Tales of Symphonia Chronicles review: are past-gen JRPGs still relevant to today’s gamers?
The answer is: it depends. It depends entirely on the type of gamer you are. Are you someone who lives for the next Call of Duty bro-shooter expansion? Or are you someone who appreciates the experience of gaming, the sensitivity of each story, the liveliness of each character in an RPG?
Tales of Symphonia Chronicles is the recent Playstation 3 release of the Gamecube’s Tales of Symphonia from 2003 and the Wii’s Tales of Symphonia: Dawn of the New World from 2008. Chronicles combines both games into one handy PS3 disc, and in high-definition to boot.
Since these are RPGs dating way, way back, there must be some reason Bandai Namco decided to reinvigorate them for today’s audience, right? Well, maybe. Maybe not.
Tales of Symphonia – to play or not to play?
Tales of Symphonia tells the story of Lloyd Irving and Colette Brunel, two youngsters who go on a journey to revitalize the world. To cut a long story short, Colette is the Chosen of Regeneration, tasked with saving the world, and Lloyd is her faithful knight.
The story in Tales of Symphonia is nothing to write home about. It’s poorly developed, and throws you abruptly into a huge save-the-world journey for the extremely bland and uninteresting Colette. Fortunately there are the usual, and usually funny, Tales skits you see in the form of talking heads, and a choice of journeying with an English dub or the original Japanese audio (which is miles better, do yourself a favor and select it).
Although the story is what people usually play JRPGs for, you might be forgiven for enjoying something else in Tales of Symphonia.
And that’s the battle system. For those of you new to the Tales series (Tales of the Abyss was my first), it features a form of active-time battle that changes with each game. In Symphonia, battle sequences use the Multi-line Linear Motion Battle System, which allows you to have up to four party members. The player controls protagonist Lloyd Irving, while the rest of the party are guided by pretty smart AI, and movement in battle, while limited to one horizontal route, is fast-paced and relies on attack combos.
However, Tales of Symphonia was developed more than ten years ago, and its age shows in spite of HD remastering. Character models are blocky and move awkwardly, faces are more often than not blank, and monsters in the field are little more than simple black blobs with eyes.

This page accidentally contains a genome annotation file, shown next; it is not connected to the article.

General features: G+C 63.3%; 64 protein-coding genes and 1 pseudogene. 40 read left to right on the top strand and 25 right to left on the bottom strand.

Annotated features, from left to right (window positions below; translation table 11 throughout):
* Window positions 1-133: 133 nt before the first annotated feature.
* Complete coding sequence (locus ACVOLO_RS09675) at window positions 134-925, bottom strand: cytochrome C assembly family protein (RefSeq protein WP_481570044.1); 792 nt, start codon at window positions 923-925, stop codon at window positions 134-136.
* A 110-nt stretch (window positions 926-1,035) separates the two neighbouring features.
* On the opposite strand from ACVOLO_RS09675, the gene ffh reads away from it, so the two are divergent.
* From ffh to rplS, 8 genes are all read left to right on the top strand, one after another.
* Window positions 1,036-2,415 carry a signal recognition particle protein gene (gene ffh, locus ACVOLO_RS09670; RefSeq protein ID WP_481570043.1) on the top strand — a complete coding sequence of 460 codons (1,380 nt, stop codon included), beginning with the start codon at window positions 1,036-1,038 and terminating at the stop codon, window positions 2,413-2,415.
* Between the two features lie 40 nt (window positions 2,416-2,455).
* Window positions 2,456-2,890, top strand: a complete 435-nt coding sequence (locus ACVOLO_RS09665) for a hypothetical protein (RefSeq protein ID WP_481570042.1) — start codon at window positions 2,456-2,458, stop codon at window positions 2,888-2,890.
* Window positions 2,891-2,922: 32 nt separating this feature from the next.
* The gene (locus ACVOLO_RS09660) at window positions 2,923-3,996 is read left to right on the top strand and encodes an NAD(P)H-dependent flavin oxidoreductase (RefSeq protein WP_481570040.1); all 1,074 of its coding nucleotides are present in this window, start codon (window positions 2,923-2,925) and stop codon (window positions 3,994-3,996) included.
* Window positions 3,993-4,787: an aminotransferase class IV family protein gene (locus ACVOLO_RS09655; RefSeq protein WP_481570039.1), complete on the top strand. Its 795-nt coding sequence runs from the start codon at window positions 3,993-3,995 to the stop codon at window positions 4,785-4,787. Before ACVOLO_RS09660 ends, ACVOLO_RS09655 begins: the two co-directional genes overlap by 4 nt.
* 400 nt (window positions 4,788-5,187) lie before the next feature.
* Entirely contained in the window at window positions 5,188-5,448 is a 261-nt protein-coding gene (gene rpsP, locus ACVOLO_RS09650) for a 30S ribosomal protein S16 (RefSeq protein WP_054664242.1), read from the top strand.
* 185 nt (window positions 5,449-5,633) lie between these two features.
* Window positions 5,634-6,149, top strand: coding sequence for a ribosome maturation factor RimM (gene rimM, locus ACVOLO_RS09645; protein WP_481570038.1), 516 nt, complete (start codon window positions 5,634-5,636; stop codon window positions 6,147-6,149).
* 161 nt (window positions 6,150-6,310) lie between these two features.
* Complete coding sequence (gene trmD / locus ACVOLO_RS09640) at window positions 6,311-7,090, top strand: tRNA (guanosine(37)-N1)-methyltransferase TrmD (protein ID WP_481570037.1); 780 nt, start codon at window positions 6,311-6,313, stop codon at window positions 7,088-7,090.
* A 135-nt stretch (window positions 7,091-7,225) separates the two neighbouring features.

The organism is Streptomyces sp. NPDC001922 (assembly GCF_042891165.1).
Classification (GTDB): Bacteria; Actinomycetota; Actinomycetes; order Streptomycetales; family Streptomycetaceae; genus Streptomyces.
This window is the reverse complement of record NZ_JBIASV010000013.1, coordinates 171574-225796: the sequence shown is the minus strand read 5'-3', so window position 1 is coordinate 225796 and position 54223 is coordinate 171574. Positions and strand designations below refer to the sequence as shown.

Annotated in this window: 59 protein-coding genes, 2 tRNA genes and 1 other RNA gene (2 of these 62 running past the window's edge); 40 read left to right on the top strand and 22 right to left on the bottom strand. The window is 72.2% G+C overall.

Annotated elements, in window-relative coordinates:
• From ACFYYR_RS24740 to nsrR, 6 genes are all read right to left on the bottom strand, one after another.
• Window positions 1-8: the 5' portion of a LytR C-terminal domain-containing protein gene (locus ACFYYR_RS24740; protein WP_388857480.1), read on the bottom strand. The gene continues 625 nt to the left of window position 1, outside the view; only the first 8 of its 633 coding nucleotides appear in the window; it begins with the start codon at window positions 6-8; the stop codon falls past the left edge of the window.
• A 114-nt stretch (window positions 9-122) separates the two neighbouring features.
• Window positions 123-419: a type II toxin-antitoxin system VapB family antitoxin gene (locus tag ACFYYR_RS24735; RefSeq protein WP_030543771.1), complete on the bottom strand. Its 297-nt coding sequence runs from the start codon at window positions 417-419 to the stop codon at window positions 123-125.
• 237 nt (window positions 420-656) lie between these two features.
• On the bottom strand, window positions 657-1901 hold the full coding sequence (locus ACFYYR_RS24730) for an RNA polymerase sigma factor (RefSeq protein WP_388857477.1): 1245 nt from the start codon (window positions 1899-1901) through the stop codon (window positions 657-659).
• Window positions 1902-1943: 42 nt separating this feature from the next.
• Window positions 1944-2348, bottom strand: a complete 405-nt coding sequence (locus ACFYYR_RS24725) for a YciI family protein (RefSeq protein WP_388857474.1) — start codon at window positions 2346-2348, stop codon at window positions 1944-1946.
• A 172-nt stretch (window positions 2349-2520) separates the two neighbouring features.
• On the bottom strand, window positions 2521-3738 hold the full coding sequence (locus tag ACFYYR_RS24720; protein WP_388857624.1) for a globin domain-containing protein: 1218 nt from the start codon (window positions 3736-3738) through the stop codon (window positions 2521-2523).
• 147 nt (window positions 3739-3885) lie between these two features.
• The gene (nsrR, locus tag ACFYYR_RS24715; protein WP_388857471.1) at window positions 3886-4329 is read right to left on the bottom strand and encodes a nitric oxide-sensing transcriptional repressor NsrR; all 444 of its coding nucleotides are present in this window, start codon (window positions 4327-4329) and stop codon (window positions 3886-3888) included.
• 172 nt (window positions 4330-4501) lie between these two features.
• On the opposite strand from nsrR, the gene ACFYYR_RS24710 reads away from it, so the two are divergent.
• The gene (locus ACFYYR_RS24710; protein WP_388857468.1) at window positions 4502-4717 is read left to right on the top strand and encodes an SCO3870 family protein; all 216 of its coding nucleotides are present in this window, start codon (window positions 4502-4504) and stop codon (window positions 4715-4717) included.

Tales of Symphonia is undoubtedly a game a little past its prime, but for the true JRPG aficionado, I recommend playing it for the experience.
Now, what about its sequel?
Tales of Symphonia: Dawn of the New World – five years later is the key
Dawn of the New World was released in 2008 for the Wii and has still managed not to show its age. The less-than-shiny graphics that accompany Dawn of the New World complement the anime Tales JRPG very well, and don’t look dated at all.
Superficialities aside, Dawn of the New World is a much better game. It’s like Bandai Namco learned from the initial Tales of Symphonia and did its best to make things better. The world has changed in Dawn of the New World, predictably enough, and Lloyd Irving, once brave and loyal savior of the world, is now a sinister goon acting as the game’s main antagonist.
Directly opposing him are Emil Castagnier, a boy whose parents were killed by Lloyd, and Marta Lualdi, a girl who somehow got the ‘egg’ of a demon lord embedded in her forehead. Lloyd, and many others, want that ‘egg’—or core—out of Marta’s forehead, but she isn’t having any of that. They also want the rest of the cores scattered around the world. Cue the ensuing conflict.
Now, Dawn of the New World has two things going right for it: one, it has a much better plot than its predecessor, and two, it has a more flexible battle system.
The Flex Range Element Enhanced Linear Motion Battle System allows players to run freely around the battlefield, though any damage sustained then will be a critical hit. Like in Tales of Symphonia, characters deal damage through attack combos and the equipping of special skills called Artes. Unlike the first Tales of Symphonia, parties in Dawn of the New World can be filled by monsters instead of people; it makes sense since the Lord Ratatosk, a character integral to the game’s plot, is also known as the lord of monsters.
Being five years younger than Tales of Symphonia, Dawn of the New World is still doing well for itself. The script is better, the visuals have withstood the test of time pretty well, and the game handles much better overall. It even got rid of awkwardly designed world map areas and lets you travel around via a huge map.
It’s definitely not the most visually impressive of JRPGs available nowadays, not even with its HD remaster, but it certainly is a breath of fresh air from the super-shiny triple-A stuff we’re bombarded with. If you’ve a taste for some old-school JRPG goodness, then Tales of Symphonia: Dawn of the New World is definitely a game for you.